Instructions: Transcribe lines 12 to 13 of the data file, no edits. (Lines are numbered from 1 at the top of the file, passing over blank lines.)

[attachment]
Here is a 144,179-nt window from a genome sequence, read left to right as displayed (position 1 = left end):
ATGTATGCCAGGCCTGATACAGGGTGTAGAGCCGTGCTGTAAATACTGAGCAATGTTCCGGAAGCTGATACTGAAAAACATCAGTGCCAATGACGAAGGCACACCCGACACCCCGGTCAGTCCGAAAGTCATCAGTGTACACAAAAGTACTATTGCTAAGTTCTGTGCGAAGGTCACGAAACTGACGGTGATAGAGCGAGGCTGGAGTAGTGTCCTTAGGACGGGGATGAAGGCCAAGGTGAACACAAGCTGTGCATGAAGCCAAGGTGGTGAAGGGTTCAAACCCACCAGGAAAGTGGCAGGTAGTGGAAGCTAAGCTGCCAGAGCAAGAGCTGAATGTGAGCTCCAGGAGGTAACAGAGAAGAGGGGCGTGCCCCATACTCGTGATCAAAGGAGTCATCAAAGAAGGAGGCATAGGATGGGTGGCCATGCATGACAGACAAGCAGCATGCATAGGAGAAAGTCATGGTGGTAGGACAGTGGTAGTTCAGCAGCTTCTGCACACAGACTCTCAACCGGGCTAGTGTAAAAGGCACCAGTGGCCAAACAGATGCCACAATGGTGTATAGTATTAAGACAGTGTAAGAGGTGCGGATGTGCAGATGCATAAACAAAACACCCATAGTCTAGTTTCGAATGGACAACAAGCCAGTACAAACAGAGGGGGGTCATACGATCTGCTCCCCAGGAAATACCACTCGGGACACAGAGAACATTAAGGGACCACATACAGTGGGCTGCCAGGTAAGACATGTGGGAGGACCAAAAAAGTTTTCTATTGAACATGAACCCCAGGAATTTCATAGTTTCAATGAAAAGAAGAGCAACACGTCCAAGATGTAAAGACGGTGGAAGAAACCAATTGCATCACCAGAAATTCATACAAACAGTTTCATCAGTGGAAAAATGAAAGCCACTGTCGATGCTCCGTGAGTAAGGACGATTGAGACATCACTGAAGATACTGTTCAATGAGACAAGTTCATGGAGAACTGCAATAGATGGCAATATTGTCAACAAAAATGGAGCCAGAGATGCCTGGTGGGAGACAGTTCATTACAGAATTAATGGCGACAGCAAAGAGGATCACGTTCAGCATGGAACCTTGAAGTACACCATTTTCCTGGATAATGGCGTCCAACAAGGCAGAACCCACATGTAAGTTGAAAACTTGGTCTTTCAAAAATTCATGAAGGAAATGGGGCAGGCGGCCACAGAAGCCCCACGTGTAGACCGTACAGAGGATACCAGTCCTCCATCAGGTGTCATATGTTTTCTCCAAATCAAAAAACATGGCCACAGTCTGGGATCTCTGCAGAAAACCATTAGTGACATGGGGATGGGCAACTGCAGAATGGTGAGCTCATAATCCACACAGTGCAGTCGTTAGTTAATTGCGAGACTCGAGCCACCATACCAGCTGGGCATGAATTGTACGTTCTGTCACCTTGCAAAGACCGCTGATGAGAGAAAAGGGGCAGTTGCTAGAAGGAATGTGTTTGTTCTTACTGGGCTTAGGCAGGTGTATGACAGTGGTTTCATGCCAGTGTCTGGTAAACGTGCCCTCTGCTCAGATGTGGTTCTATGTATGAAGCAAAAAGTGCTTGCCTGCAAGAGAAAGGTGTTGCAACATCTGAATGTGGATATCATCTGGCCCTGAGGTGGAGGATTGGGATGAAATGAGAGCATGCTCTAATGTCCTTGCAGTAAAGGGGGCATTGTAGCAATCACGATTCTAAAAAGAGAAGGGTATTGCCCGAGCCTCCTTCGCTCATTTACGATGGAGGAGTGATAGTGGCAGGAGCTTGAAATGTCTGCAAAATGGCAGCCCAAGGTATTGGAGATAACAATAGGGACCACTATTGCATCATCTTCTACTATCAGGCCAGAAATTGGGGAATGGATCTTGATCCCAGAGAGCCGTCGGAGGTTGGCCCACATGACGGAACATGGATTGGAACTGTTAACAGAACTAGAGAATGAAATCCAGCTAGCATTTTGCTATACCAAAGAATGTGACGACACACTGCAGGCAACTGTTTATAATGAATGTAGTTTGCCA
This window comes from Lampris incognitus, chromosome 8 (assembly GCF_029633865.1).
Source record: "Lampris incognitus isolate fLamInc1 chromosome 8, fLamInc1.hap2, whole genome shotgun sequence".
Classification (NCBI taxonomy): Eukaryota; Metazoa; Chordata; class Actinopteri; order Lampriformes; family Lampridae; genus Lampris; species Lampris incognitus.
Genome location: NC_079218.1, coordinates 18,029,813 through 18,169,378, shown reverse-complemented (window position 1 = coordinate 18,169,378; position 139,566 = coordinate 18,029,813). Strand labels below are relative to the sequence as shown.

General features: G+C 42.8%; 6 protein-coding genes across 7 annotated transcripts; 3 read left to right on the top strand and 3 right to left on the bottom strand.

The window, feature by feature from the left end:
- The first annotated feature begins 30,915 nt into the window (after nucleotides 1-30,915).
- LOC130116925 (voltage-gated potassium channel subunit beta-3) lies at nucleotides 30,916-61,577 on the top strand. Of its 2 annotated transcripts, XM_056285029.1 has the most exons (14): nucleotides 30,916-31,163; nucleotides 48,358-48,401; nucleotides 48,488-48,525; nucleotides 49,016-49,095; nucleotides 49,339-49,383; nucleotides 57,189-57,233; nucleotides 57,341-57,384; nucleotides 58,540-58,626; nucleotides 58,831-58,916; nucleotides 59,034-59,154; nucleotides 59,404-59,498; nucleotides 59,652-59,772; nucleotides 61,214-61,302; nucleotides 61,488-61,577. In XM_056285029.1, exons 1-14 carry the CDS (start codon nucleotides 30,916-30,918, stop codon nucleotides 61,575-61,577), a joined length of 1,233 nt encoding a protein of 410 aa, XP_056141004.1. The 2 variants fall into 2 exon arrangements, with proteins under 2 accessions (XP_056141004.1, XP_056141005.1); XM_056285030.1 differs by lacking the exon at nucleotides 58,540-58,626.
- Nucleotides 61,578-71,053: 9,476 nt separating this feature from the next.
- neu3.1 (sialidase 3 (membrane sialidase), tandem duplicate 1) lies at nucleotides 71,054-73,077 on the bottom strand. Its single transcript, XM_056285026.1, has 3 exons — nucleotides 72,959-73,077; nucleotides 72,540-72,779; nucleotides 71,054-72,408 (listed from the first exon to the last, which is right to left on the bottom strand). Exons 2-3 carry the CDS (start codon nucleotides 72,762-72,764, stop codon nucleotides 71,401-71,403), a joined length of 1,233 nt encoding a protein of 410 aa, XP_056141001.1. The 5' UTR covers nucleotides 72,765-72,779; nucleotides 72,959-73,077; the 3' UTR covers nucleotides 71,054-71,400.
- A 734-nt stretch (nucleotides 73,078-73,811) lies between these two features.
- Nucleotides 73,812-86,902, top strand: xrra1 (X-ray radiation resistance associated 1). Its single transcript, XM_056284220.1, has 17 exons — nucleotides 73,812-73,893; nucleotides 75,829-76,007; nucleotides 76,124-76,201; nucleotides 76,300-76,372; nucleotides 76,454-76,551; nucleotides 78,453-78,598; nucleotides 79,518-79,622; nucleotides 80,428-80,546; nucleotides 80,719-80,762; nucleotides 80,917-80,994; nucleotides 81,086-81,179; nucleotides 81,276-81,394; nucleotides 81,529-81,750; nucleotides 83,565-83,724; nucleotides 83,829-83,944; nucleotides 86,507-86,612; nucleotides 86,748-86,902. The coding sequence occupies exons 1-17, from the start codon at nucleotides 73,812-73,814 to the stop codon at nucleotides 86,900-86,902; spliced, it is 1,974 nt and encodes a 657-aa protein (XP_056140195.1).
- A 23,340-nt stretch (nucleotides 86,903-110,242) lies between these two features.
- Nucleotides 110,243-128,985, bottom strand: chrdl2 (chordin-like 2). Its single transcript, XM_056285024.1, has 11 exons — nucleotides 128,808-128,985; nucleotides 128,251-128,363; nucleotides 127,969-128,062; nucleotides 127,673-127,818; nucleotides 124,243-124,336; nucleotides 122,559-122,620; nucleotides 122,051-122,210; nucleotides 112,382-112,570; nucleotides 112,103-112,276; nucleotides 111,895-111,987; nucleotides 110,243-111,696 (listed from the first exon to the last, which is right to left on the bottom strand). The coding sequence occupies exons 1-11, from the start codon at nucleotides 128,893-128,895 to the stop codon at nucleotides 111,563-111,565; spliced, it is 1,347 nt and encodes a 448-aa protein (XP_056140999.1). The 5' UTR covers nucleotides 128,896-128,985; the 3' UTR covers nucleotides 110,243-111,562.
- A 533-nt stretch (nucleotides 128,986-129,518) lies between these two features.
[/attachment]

- neu3.1 (sialidase 3 (membrane sialidase), tandem duplicate 1) lies at nucleotides 71,054-73,077 on the bottom strand. Its single transcript, XM_056285026.1, has 3 exons — nucleotides 72,959-73,077; nucleotides 72,540-72,779; nucleotides 71,054-72,408 (listed from the first exon to the last, which is right to left on the bottom strand). Exons 2-3 carry the CDS (start codon nucleotides 72,762-72,764, stop codon nucleotides 71,401-71,403), a joined length of 1,233 nt encoding a protein of 410 aa, XP_056141001.1. The 5' UTR covers nucleotides 72,765-72,779; nucleotides 72,959-73,077; the 3' UTR covers nucleotides 71,054-71,400.
- A 734-nt stretch (nucleotides 73,078-73,811) lies between these two features.